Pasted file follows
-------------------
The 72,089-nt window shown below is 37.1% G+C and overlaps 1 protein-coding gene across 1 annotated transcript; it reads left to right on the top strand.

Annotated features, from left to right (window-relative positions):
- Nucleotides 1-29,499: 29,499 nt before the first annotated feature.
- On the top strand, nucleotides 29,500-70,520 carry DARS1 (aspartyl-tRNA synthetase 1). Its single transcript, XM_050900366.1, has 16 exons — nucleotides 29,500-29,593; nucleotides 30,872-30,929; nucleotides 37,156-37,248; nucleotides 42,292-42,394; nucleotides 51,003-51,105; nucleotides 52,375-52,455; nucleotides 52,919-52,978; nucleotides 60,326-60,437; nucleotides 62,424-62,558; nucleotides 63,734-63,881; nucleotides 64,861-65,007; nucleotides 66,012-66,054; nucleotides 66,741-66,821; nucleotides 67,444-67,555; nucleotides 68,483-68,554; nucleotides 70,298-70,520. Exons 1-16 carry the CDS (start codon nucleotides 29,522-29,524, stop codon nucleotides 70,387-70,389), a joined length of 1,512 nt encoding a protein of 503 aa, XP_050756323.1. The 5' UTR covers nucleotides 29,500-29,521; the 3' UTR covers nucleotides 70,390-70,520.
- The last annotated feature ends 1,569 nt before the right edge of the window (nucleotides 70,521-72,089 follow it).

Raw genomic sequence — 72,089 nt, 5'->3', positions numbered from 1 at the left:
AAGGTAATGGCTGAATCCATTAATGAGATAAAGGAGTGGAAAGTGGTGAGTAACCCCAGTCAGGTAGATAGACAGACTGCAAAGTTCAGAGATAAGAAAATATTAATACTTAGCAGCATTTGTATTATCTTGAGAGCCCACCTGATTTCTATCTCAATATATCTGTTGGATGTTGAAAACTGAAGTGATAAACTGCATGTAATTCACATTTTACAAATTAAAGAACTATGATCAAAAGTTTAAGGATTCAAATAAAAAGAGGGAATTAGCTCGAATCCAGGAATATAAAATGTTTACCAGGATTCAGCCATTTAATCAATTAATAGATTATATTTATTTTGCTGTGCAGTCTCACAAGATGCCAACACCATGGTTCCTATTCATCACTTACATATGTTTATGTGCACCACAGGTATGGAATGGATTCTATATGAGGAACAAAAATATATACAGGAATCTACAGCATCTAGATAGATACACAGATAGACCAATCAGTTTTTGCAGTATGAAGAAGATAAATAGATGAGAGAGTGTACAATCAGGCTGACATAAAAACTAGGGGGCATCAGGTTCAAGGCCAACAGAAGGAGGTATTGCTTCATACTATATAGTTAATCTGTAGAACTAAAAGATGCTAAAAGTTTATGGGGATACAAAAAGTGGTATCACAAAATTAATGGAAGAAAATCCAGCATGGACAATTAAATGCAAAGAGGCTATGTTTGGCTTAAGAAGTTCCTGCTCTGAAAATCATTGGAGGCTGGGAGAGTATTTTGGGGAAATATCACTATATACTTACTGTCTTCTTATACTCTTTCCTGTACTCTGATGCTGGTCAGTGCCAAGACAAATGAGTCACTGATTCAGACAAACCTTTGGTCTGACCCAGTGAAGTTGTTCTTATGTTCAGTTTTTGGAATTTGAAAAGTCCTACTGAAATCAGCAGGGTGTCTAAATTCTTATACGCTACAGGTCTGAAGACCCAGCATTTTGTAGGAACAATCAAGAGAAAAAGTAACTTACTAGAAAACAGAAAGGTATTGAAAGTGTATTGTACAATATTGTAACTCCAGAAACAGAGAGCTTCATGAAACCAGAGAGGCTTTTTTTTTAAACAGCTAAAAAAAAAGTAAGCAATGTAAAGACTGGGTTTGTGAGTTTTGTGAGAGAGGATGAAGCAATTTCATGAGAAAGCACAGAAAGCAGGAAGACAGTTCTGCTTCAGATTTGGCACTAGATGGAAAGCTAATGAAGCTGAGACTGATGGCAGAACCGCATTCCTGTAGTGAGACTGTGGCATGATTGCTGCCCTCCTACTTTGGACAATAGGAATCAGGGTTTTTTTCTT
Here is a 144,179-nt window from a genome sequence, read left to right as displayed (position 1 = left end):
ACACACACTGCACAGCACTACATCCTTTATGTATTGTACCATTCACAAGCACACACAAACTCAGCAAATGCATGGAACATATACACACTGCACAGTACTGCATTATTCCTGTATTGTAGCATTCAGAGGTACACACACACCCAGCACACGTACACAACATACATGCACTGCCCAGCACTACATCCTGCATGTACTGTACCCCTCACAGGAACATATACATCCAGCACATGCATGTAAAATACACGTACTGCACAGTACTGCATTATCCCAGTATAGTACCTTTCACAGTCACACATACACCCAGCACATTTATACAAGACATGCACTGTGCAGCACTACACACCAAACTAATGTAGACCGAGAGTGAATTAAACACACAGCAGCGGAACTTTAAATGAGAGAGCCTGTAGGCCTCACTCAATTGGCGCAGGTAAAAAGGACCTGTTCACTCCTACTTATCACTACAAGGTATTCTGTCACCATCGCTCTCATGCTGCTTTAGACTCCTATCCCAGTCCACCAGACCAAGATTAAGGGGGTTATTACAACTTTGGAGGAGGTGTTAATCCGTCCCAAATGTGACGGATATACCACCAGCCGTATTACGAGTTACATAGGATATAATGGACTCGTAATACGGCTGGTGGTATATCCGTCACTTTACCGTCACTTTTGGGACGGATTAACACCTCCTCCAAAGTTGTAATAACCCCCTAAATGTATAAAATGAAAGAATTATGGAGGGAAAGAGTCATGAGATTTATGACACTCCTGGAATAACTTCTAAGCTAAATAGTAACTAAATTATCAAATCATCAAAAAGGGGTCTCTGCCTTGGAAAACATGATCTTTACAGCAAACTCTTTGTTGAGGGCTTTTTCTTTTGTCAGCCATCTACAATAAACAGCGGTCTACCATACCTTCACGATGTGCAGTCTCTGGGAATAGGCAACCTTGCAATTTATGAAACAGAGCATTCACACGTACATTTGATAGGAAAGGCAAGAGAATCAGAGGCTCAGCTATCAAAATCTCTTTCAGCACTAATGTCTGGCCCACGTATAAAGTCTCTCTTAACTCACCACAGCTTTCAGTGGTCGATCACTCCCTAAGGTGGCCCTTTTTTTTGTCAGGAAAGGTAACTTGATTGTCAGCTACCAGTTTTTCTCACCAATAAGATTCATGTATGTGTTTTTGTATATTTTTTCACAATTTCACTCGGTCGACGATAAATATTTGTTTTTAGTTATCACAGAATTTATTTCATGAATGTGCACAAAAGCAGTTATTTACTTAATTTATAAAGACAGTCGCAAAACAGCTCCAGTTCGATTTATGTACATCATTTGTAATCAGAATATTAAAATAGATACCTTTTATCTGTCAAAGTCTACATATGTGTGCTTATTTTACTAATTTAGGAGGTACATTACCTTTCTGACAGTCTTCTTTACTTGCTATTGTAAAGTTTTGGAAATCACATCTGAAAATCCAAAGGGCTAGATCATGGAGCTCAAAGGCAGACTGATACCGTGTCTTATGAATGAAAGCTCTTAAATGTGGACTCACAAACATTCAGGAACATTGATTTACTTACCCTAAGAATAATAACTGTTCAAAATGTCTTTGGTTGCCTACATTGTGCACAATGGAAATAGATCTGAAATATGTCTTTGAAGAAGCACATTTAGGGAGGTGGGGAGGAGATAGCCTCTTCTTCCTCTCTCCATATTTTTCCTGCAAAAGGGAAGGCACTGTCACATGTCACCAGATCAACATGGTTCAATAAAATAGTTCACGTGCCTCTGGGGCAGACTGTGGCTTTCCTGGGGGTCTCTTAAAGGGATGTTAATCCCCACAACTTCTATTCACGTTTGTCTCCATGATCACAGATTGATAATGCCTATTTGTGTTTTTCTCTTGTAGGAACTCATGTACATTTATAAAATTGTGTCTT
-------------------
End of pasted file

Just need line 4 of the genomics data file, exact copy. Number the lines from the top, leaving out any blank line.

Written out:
- On the top strand, nucleotides 29,500-70,520 carry DARS1 (aspartyl-tRNA synthetase 1). Its single transcript, XM_050900366.1, has 16 exons — nucleotides 29,500-29,593; nucleotides 30,872-30,929; nucleotides 37,156-37,248; nucleotides 42,292-42,394; nucleotides 51,003-51,105; nucleotides 52,375-52,455; nucleotides 52,919-52,978; nucleotides 60,326-60,437; nucleotides 62,424-62,558; nucleotides 63,734-63,881; nucleotides 64,861-65,007; nucleotides 66,012-66,054; nucleotides 66,741-66,821; nucleotides 67,444-67,555; nucleotides 68,483-68,554; nucleotides 70,298-70,520. Exons 1-16 carry the CDS (start codon nucleotides 29,522-29,524, stop codon nucleotides 70,387-70,389), a joined length of 1,512 nt encoding a protein of 503 aa, XP_050756323.1. The 5' UTR covers nucleotides 29,500-29,521; the 3' UTR covers nucleotides 70,390-70,520.